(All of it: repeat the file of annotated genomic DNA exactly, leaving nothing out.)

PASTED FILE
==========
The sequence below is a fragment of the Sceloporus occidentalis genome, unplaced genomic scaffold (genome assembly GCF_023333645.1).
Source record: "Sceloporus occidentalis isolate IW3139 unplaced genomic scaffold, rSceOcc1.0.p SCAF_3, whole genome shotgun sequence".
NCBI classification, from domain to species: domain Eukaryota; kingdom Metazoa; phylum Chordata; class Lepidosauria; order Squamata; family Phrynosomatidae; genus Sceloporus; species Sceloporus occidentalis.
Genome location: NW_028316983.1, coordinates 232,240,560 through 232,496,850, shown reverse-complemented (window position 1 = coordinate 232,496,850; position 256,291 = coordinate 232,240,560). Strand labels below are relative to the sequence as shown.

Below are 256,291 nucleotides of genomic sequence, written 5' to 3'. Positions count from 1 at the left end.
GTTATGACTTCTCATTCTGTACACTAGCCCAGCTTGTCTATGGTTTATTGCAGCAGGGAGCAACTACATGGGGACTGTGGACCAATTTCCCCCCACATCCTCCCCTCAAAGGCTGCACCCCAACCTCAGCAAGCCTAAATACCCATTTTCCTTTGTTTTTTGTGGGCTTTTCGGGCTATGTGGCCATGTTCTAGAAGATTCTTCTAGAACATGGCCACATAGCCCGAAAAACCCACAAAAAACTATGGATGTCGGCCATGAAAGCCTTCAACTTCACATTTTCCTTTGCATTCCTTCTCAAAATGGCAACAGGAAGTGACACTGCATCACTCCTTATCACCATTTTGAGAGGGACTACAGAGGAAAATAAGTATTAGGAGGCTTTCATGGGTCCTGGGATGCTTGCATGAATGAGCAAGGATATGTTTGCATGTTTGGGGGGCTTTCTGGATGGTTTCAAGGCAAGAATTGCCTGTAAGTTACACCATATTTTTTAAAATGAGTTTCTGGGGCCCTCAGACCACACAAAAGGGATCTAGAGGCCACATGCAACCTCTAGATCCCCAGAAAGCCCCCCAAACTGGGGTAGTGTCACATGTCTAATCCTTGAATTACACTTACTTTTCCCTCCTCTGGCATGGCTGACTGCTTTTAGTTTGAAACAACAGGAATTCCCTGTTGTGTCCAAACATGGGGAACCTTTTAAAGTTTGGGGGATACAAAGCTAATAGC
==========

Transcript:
The sequence below is a fragment of the Sceloporus occidentalis genome, unplaced genomic scaffold (genome assembly GCF_023333645.1).
Source record: "Sceloporus occidentalis isolate IW3139 unplaced genomic scaffold, rSceOcc1.0.p SCAF_3, whole genome shotgun sequence".
NCBI classification, from domain to species: domain Eukaryota; kingdom Metazoa; phylum Chordata; class Lepidosauria; order Squamata; family Phrynosomatidae; genus Sceloporus; species Sceloporus occidentalis.
Genome location: NW_028316983.1, coordinates 232,240,560 through 232,496,850, shown reverse-complemented (window position 1 = coordinate 232,496,850; position 256,291 = coordinate 232,240,560). Strand labels below are relative to the sequence as shown.

Below are 256,291 nucleotides of genomic sequence, written 5' to 3'. Positions count from 1 at the left end.
GTTATGACTTCTCATTCTGTACACTAGCCCAGCTTGTCTATGGTTTATTGCAGCAGGGAGCAACTACATGGGGACTGTGGACCAATTTCCCCCCACATCCTCCCCTCAAAGGCTGCACCCCAACCTCAGCAAGCCTAAATACCCATTTTCCTTTGTTTTTTGTGGGCTTTTCGGGCTATGTGGCCATGTTCTAGAAGATTCTTCTAGAACATGGCCACATAGCCCGAAAAACCCACAAAAAACTATGGATGTCGGCCATGAAAGCCTTCAACTTCACATTTTCCTTTGCATTCCTTCTCAAAATGGCAACAGGAAGTGACACTGCATCACTCCTTATCACCATTTTGAGAGGGACTACAGAGGAAAATAAGTATTAGGAGGCTTTCATGGGTCCTGGGATGCTTGCATGAATGAGCAAGGATATGTTTGCATGTTTGGGGGGCTTTCTGGATGGTTTCAAGGCAAGAATTGCCTGTAAGTTACACCATATTTTTTAAAATGAGTTTCTGGGGCCCTCAGACCACACAAAAGGGATCTAGAGGCCACATGCAACCTCTAGATCCCCAGAAAGCCCCCCAAACTGGGGTAGTGTCACATGTCTAATCCTTGAATTACACTTACTTTTCCCTCCTCTGGCATGGCTGACTGCTTTTAGTTTGAAACAACAGGAATTCCCTGTTGTGTCCAAACATGGGGAACCTTTTAAAGTTTGGGGGATACAAAGCTAATAGC